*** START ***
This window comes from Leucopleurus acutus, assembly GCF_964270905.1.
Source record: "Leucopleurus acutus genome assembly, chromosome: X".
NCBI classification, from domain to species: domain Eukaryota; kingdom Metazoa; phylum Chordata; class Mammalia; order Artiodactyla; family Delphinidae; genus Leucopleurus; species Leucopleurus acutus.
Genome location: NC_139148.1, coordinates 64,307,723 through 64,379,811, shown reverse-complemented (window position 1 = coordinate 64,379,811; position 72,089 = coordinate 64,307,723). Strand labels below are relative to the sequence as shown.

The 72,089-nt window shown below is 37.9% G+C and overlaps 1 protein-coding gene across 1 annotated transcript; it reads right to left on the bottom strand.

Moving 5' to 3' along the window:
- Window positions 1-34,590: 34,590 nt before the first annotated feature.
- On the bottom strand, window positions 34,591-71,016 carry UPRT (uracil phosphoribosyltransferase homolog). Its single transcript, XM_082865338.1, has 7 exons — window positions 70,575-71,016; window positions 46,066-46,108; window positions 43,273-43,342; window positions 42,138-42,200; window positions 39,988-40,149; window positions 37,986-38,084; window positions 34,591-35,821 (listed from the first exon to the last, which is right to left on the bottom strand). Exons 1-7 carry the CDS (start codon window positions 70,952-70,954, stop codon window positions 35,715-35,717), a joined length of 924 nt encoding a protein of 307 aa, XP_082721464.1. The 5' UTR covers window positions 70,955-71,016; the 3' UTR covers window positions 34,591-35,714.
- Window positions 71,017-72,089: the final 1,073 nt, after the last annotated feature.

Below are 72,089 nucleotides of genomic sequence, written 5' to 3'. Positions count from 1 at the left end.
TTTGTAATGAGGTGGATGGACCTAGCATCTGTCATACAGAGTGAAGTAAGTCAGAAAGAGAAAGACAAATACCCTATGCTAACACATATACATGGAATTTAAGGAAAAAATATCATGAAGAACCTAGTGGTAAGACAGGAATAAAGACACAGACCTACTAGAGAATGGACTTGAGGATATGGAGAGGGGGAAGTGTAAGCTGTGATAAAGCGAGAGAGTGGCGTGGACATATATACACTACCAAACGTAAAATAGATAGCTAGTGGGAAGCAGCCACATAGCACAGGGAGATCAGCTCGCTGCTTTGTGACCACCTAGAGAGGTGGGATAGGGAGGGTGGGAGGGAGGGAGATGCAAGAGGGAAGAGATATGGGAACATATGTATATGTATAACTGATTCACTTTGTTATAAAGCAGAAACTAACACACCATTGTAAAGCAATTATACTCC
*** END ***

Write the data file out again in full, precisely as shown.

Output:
This window comes from Leucopleurus acutus, assembly GCF_964270905.1.
Source record: "Leucopleurus acutus genome assembly, chromosome: X".
NCBI classification, from domain to species: domain Eukaryota; kingdom Metazoa; phylum Chordata; class Mammalia; order Artiodactyla; family Delphinidae; genus Leucopleurus; species Leucopleurus acutus.
Genome location: NC_139148.1, coordinates 64,307,723 through 64,379,811, shown reverse-complemented (window position 1 = coordinate 64,379,811; position 72,089 = coordinate 64,307,723). Strand labels below are relative to the sequence as shown.

The 72,089-nt window shown below is 37.9% G+C and overlaps 1 protein-coding gene across 1 annotated transcript; it reads right to left on the bottom strand.

Moving 5' to 3' along the window:
- Window positions 1-34,590: 34,590 nt before the first annotated feature.
- On the bottom strand, window positions 34,591-71,016 carry UPRT (uracil phosphoribosyltransferase homolog). Its single transcript, XM_082865338.1, has 7 exons — window positions 70,575-71,016; window positions 46,066-46,108; window positions 43,273-43,342; window positions 42,138-42,200; window positions 39,988-40,149; window positions 37,986-38,084; window positions 34,591-35,821 (listed from the first exon to the last, which is right to left on the bottom strand). Exons 1-7 carry the CDS (start codon window positions 70,952-70,954, stop codon window positions 35,715-35,717), a joined length of 924 nt encoding a protein of 307 aa, XP_082721464.1. The 5' UTR covers window positions 70,955-71,016; the 3' UTR covers window positions 34,591-35,714.
- Window positions 71,017-72,089: the final 1,073 nt, after the last annotated feature.

Below are 72,089 nucleotides of genomic sequence, written 5' to 3'. Positions count from 1 at the left end.
TTTGTAATGAGGTGGATGGACCTAGCATCTGTCATACAGAGTGAAGTAAGTCAGAAAGAGAAAGACAAATACCCTATGCTAACACATATACATGGAATTTAAGGAAAAAATATCATGAAGAACCTAGTGGTAAGACAGGAATAAAGACACAGACCTACTAGAGAATGGACTTGAGGATATGGAGAGGGGGAAGTGTAAGCTGTGATAAAGCGAGAGAGTGGCGTGGACATATATACACTACCAAACGTAAAATAGATAGCTAGTGGGAAGCAGCCACATAGCACAGGGAGATCAGCTCGCTGCTTTGTGACCACCTAGAGAGGTGGGATAGGGAGGGTGGGAGGGAGGGAGATGCAAGAGGGAAGAGATATGGGAACATATGTATATGTATAACTGATTCACTTTGTTATAAAGCAGAAACTAACACACCATTGTAAAGCAATTATACTCC